AD BATTLE GETS MUDDY: Rick Santorum is having fun making a point about what he sees as unfair tactics by rival Mitt Romney. In a new TV ad aimed at viewers in Romney's home state of Michigan, Santorum's campaign depicts a Romney-lookalike brandishing an assault rifle and trying to take down a Santorum target. But the weapon sprays mud instead of bullets. Get it? In case you don't, a narrator points out that the "negative attack machine is back on full throttle." Then the ad unleashes some attacks of its own, questioning Romney's positions on health care and energy policies.
HOMEBOY POLITICS: Mitt Romney isn't attacking Rick Santorum on TV just yet. First, he's making a pitch to Michigan Republicans — those in Detroit in particular — to remind them that he's a local boy at heart. His ad for Michigan airwaves shows him in a car talking about growing up in the state. There's a political message, of course, given Michigan's tough economic times and the bailout of the auto industry. Romney asks, "How in the world did an industry and its leaders and its unions get in such a fix that they lost jobs, that they lost their future?" Romney suggests that blame, naturally, lies with President Barack Obama. Later in the ad, he says: "I want to make Michigan stronger and better. Michigan has been my home, and this is personal."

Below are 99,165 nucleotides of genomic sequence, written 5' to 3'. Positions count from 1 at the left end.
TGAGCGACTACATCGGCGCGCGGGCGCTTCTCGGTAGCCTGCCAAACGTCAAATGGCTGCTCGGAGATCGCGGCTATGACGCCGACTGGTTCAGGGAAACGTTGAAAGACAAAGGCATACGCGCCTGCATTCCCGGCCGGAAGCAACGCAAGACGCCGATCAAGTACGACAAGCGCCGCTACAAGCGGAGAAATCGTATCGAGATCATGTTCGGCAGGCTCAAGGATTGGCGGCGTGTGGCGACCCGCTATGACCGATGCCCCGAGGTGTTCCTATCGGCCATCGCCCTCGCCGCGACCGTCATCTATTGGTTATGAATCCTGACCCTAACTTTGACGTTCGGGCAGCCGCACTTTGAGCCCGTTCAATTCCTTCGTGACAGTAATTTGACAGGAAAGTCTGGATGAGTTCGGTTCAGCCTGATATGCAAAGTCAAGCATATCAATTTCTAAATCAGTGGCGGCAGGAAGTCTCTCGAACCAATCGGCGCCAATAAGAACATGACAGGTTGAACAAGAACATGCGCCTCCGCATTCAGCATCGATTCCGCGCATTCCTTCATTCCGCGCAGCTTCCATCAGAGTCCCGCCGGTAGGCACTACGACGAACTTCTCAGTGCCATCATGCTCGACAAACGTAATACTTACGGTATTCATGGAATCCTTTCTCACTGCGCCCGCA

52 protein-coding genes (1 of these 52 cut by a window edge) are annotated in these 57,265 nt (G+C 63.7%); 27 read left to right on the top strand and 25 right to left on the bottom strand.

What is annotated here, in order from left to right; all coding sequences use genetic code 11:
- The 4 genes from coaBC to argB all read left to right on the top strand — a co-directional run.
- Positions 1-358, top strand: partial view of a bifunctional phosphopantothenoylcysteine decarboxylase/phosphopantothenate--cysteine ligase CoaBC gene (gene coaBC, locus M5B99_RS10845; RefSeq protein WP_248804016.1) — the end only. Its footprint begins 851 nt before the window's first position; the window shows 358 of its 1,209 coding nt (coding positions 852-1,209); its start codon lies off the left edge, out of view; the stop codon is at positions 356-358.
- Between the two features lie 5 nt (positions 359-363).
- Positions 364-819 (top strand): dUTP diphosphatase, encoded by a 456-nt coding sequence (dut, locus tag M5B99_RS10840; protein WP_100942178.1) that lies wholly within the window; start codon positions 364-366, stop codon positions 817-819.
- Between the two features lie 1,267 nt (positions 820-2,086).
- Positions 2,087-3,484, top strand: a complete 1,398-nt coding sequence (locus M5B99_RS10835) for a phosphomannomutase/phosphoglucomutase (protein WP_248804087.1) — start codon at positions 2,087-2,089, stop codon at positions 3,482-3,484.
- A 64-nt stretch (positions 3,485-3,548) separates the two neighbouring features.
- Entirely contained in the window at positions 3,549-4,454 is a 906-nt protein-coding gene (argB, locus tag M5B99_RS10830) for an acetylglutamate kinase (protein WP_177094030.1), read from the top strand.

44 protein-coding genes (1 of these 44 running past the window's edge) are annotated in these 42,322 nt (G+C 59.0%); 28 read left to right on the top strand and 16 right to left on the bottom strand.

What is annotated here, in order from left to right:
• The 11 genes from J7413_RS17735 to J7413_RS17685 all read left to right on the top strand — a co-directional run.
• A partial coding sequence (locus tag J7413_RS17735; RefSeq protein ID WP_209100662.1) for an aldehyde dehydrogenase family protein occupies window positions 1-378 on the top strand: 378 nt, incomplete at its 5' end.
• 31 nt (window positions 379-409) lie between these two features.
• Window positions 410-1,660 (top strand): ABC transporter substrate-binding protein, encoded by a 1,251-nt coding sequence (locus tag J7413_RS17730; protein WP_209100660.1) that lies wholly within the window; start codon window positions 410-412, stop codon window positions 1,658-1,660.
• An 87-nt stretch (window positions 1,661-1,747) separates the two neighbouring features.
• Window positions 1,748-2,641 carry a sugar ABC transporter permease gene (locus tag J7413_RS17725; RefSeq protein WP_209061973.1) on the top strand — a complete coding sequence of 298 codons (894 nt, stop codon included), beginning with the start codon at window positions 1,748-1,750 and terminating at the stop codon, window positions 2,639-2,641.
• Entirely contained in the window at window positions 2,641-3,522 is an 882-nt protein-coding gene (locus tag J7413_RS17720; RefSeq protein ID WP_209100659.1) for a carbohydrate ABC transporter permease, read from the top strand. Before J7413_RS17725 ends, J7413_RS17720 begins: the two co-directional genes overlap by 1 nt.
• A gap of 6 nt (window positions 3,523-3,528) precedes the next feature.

BACK TO 50 PERCENT: A new CNN/Time poll shows President Barack Obama's approval rating at 50 percent. It hasn't been that high since last May. Meanwhile, the Republican leaders of Congress are at 22 percent approval. Nearly a year ago, in March 2011, their approval rating in the poll was 34 percent.
HOW GOES OHIO? A new Quinnipiac University poll in Ohio shows Rick Santorum with 36 percent support three weeks ahead of the state's Super Tuesday Republican primary. Mitt Romney is second with 29 percent, and Newt Gingrich is third at 20 percent. Ron Paul is at 9 percent. Half of those polled say they could change their minds come March 6.
THEY SAID IT
"When I took office, the American auto industry was on the verge of collapse. And there were some folks who said we should let it die." — Obama, defending the auto bailout and taking a swipe at Romney.
—"Without his intervention, things there would be better." — Romney, in a newspaper article criticizing Obama for the auto bailout.
—"I don't own any oil wells — yet. Maybe one of these days I will. I hope to." Santorum, joking a bit while campaigning in oil country.
—"As a candidate for president, Mr. Gingrich's congressional record should be an open book." — Melanie Sloan, head of Citizens for Responsibility and Ethics in Washington.
—"We point CREW back to the IRS final ruling — exonerating every politically motivated charge." — Gingrich spokesman R.C. Hammond.